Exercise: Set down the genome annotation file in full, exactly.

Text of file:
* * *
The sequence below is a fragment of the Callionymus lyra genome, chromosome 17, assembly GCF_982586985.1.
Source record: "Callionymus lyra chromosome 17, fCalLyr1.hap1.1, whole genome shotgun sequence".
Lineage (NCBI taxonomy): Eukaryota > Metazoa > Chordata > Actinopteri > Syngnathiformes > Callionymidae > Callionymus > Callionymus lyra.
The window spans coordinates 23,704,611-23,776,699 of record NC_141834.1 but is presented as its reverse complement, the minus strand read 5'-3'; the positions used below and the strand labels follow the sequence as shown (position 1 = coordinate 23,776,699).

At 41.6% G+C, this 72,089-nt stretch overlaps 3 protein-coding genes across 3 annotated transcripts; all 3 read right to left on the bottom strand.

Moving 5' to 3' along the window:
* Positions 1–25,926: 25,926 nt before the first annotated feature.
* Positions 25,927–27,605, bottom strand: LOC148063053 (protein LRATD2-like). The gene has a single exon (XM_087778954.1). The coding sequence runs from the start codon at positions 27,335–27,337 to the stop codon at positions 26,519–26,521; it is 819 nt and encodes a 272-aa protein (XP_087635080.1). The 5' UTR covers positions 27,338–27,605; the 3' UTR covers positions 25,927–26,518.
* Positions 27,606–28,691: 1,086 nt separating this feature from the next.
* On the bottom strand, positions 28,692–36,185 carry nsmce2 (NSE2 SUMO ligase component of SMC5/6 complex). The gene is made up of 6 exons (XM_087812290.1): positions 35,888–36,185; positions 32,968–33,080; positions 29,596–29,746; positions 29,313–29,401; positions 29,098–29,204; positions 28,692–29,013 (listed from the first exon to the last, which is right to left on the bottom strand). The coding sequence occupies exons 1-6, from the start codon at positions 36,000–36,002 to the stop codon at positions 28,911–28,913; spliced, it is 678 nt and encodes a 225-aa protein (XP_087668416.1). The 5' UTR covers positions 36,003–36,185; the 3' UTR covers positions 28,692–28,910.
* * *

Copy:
The sequence below is a fragment of the Callionymus lyra genome, chromosome 17, assembly GCF_982586985.1.
Source record: "Callionymus lyra chromosome 17, fCalLyr1.hap1.1, whole genome shotgun sequence".
Lineage (NCBI taxonomy): Eukaryota > Metazoa > Chordata > Actinopteri > Syngnathiformes > Callionymidae > Callionymus > Callionymus lyra.
The window spans coordinates 23,704,611-23,776,699 of record NC_141834.1 but is presented as its reverse complement, the minus strand read 5'-3'; the positions used below and the strand labels follow the sequence as shown (position 1 = coordinate 23,776,699).

At 41.6% G+C, this 72,089-nt stretch overlaps 3 protein-coding genes across 3 annotated transcripts; all 3 read right to left on the bottom strand.

Moving 5' to 3' along the window:
* Positions 1–25,926: 25,926 nt before the first annotated feature.
* Positions 25,927–27,605, bottom strand: LOC148063053 (protein LRATD2-like). The gene has a single exon (XM_087778954.1). The coding sequence runs from the start codon at positions 27,335–27,337 to the stop codon at positions 26,519–26,521; it is 819 nt and encodes a 272-aa protein (XP_087635080.1). The 5' UTR covers positions 27,338–27,605; the 3' UTR covers positions 25,927–26,518.
* Positions 27,606–28,691: 1,086 nt separating this feature from the next.
* On the bottom strand, positions 28,692–36,185 carry nsmce2 (NSE2 SUMO ligase component of SMC5/6 complex). The gene is made up of 6 exons (XM_087812290.1): positions 35,888–36,185; positions 32,968–33,080; positions 29,596–29,746; positions 29,313–29,401; positions 29,098–29,204; positions 28,692–29,013 (listed from the first exon to the last, which is right to left on the bottom strand). The coding sequence occupies exons 1-6, from the start codon at positions 36,000–36,002 to the stop codon at positions 28,911–28,913; spliced, it is 678 nt and encodes a 225-aa protein (XP_087668416.1). The 5' UTR covers positions 36,003–36,185; the 3' UTR covers positions 28,692–28,910.